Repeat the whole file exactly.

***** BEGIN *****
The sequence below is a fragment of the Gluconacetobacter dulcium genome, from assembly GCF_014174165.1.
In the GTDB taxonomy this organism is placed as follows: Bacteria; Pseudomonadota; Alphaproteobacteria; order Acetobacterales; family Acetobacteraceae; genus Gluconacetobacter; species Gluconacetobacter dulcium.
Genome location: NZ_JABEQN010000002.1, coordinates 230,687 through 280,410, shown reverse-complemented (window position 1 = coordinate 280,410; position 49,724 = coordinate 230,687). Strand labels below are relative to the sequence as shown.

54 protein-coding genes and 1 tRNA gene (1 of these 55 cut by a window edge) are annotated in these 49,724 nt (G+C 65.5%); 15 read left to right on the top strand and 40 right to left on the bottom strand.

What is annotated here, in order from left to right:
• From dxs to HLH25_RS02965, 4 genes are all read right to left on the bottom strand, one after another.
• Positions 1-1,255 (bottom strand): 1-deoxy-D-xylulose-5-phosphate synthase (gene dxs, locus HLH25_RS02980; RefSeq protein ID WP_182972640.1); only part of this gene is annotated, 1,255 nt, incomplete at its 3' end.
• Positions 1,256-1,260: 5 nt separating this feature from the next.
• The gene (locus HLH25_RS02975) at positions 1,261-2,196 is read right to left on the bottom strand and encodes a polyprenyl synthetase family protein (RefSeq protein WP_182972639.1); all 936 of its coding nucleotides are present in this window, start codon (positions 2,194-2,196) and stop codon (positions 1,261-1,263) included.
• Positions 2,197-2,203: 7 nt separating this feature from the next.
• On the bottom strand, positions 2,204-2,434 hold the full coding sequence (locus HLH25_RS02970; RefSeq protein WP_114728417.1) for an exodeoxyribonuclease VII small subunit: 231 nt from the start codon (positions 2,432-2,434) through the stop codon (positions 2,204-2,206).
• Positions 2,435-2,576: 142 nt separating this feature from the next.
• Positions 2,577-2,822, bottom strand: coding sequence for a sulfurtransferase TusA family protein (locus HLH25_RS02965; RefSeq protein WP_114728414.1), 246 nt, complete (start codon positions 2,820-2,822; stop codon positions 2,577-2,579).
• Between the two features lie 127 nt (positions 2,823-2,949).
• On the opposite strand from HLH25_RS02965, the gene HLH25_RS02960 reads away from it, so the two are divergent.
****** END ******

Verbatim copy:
The sequence below is a fragment of the Gluconacetobacter dulcium genome, from assembly GCF_014174165.1.
In the GTDB taxonomy this organism is placed as follows: Bacteria; Pseudomonadota; Alphaproteobacteria; order Acetobacterales; family Acetobacteraceae; genus Gluconacetobacter; species Gluconacetobacter dulcium.
Genome location: NZ_JABEQN010000002.1, coordinates 230,687 through 280,410, shown reverse-complemented (window position 1 = coordinate 280,410; position 49,724 = coordinate 230,687). Strand labels below are relative to the sequence as shown.

54 protein-coding genes and 1 tRNA gene (1 of these 55 cut by a window edge) are annotated in these 49,724 nt (G+C 65.5%); 15 read left to right on the top strand and 40 right to left on the bottom strand.

What is annotated here, in order from left to right:
• From dxs to HLH25_RS02965, 4 genes are all read right to left on the bottom strand, one after another.
• Positions 1-1,255 (bottom strand): 1-deoxy-D-xylulose-5-phosphate synthase (gene dxs, locus HLH25_RS02980; RefSeq protein ID WP_182972640.1); only part of this gene is annotated, 1,255 nt, incomplete at its 3' end.
• Positions 1,256-1,260: 5 nt separating this feature from the next.
• The gene (locus HLH25_RS02975) at positions 1,261-2,196 is read right to left on the bottom strand and encodes a polyprenyl synthetase family protein (RefSeq protein WP_182972639.1); all 936 of its coding nucleotides are present in this window, start codon (positions 2,194-2,196) and stop codon (positions 1,261-1,263) included.
• Positions 2,197-2,203: 7 nt separating this feature from the next.
• On the bottom strand, positions 2,204-2,434 hold the full coding sequence (locus HLH25_RS02970; RefSeq protein WP_114728417.1) for an exodeoxyribonuclease VII small subunit: 231 nt from the start codon (positions 2,432-2,434) through the stop codon (positions 2,204-2,206).
• Positions 2,435-2,576: 142 nt separating this feature from the next.
• Positions 2,577-2,822, bottom strand: coding sequence for a sulfurtransferase TusA family protein (locus HLH25_RS02965; RefSeq protein WP_114728414.1), 246 nt, complete (start codon positions 2,820-2,822; stop codon positions 2,577-2,579).
• Between the two features lie 127 nt (positions 2,823-2,949).
• On the opposite strand from HLH25_RS02965, the gene HLH25_RS02960 reads away from it, so the two are divergent.